It’s time to acquit the microwave of the accusations against it: its use causes food to cook incredibly healthy and also retains its nutrients (the truth is, cooking vegetables in the microwave is one of them). Is the healthiest way to cook). However, before heating the pizza or preparing the popcorn in the microwave, there are a few things to keep in mind. Here are four important facts you need to know about microwave ovens.
1. The microwave does not burn much nutrients compared to other cooking methods.
All types of cooking methods eliminate some of the nutrients from food, and in general, the longer the cooking time and the higher the temperature, the more nutrients are lost. Some food vitamins also remain in food water. This is where the importance of cooking in the microwave comes into play: Compare different cooking methods, such as steaming, cooking or grilling, to cooking in the microwave, which prepares food faster, at a lower temperature and with less water. This means that the final food contains more nutrients.
2. The microwave does not emit dangerous radiation.
The truth is that the microwave produces radiation, but the risk of all radiation is not the same. Radiation ranges from very strong radiation (such as X-rays and gamma rays) to the weakest ones (radio waves and microwaves) are measured at the spectrum scale. Even visible light is among the various forms of radiation. We also know that powerful forms of radiation, such as X-rays, damage DNA inside our cells and cause cancer . But microwave ovens are not so powerful, in fact, they are too weak to damage DNA. All of their power lies in the fact that it can move molecules quickly and generate heat. In fact, the microwave works like this: Microwaves vibrate the water molecules in the food and the food heats up.
In addition, every microwave oven sold in the United States must meet strict health standards: the microwave radiation radius is not more than 5 milliwatts per square meter. According to the Food and Drug Administration, the Food and Drug Administration, the World Health Organization and the American Cancer Society, this rate is too low to harm humans.
Are you still worried? If you are away from the microwave, you will be protected from its radiation. If the microwave is 60 cm away from the oven, it produces only one hundredth, when it is 6 cm away from the oven, it produces energy. Andrew Thatcher, a member of the physical health community, believes that if you stand a short distance from the microwave, the risk of radiation exposure is greatly reduced.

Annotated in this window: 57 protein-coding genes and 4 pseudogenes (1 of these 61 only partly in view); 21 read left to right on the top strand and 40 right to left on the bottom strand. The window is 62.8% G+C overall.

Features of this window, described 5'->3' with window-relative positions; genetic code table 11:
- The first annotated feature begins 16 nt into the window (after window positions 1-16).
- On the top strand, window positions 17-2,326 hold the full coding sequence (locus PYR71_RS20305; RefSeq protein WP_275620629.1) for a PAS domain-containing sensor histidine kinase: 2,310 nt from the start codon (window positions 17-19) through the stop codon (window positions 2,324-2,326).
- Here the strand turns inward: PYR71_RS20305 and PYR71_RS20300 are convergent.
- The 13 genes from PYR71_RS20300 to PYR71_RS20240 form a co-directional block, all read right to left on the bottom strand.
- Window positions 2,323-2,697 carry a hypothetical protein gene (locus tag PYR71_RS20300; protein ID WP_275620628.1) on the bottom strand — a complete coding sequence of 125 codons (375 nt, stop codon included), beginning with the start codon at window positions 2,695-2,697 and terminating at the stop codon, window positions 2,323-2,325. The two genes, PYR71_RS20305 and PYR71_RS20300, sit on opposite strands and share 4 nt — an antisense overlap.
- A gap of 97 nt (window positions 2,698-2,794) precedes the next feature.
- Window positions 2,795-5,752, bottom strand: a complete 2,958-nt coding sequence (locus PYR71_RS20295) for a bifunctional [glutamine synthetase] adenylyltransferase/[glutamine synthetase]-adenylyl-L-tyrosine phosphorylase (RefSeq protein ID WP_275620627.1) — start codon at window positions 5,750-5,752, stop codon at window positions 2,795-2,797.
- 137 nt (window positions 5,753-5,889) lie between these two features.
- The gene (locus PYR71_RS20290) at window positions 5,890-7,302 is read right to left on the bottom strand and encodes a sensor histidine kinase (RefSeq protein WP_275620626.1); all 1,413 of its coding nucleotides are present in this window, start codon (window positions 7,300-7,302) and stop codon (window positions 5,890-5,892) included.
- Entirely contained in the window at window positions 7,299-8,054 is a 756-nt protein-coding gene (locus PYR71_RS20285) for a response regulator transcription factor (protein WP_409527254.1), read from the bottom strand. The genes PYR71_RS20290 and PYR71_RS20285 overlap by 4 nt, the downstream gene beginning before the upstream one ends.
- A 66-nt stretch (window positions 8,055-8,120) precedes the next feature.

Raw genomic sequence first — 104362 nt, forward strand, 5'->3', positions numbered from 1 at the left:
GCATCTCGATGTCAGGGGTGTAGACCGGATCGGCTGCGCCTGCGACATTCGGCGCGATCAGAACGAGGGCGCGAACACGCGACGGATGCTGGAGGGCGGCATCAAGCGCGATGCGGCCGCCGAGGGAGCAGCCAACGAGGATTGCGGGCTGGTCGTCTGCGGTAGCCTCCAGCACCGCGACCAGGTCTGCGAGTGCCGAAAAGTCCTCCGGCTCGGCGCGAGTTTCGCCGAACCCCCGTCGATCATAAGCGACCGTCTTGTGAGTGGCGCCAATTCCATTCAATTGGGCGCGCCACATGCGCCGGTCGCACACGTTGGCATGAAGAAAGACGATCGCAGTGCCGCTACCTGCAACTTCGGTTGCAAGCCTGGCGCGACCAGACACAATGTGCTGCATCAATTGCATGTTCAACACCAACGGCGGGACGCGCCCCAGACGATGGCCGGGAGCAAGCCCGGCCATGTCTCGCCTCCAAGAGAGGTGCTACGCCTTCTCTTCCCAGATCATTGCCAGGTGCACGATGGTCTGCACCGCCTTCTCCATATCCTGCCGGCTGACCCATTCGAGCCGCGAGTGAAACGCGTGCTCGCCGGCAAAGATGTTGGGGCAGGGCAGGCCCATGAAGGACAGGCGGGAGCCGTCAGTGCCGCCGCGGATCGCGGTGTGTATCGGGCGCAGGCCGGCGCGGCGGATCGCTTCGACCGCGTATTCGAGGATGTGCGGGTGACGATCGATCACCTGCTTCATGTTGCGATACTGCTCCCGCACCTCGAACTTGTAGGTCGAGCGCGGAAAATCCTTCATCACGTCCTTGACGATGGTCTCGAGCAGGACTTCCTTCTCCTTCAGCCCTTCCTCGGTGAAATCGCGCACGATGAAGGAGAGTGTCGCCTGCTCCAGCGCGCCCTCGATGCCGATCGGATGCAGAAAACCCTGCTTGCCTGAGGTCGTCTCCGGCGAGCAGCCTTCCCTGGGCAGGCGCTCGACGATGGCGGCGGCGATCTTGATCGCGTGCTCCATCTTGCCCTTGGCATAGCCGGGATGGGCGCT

Lastly, keep in mind that microwave ovens are like a power switch: they are either off or on, there is no limit. That is, as soon as the microwave door opens, the production of radiation or, in fact, the waves stops. It is said to make sure that the microwave lid is never damaged. If there is damage to the door, hinge, drain or lock of the microwave, or even if the accumulation of food mass prevents the door from closing, it is time to get a new microwave.
3. Cooking in the microwave does not poison food.
The Internet is full of stories about the dangerous and toxic nature of food cooked in the microwave, in which proteins in the microwave undergo chemical interactions that are harmful to our health. But most dealership experts agree that there is no conclusive evidence. Dr. David Katz, director of the YALE University Research Center, says that all the different methods of heating food cause the formation of some toxic compounds, and heating food in the microwave is just one of them. In fact, what is responsible for the formation of toxins in food is the burning and gurgling of food, but because of the way the microwave works, it does not threaten the risk of food burning and gurgling. Therefore, the risk of producing toxic compounds in microwave cooking is much lower than all the old methods of cooking with fire. There is no doubt about this.
4. Be sensitive to the utensils you use in the microwave.
The best utensils that can be used in the microwave are glass or ceramic dishes. Cardboard plates, waxed paper, greaseproof paper and white paper towels are also safe, but brown bags and newspapers are not recommended because they burn. Also avoid plastic containers that melt, burn easily, and transfer chemicals to food. Also, avoid placing metal utensils in the microwave, as the microwave will cause food to skip and the food will not be fully cooked. Be aware that some metals, such as aluminum foil or gold-plated utensils, will ignite if placed in the microwave.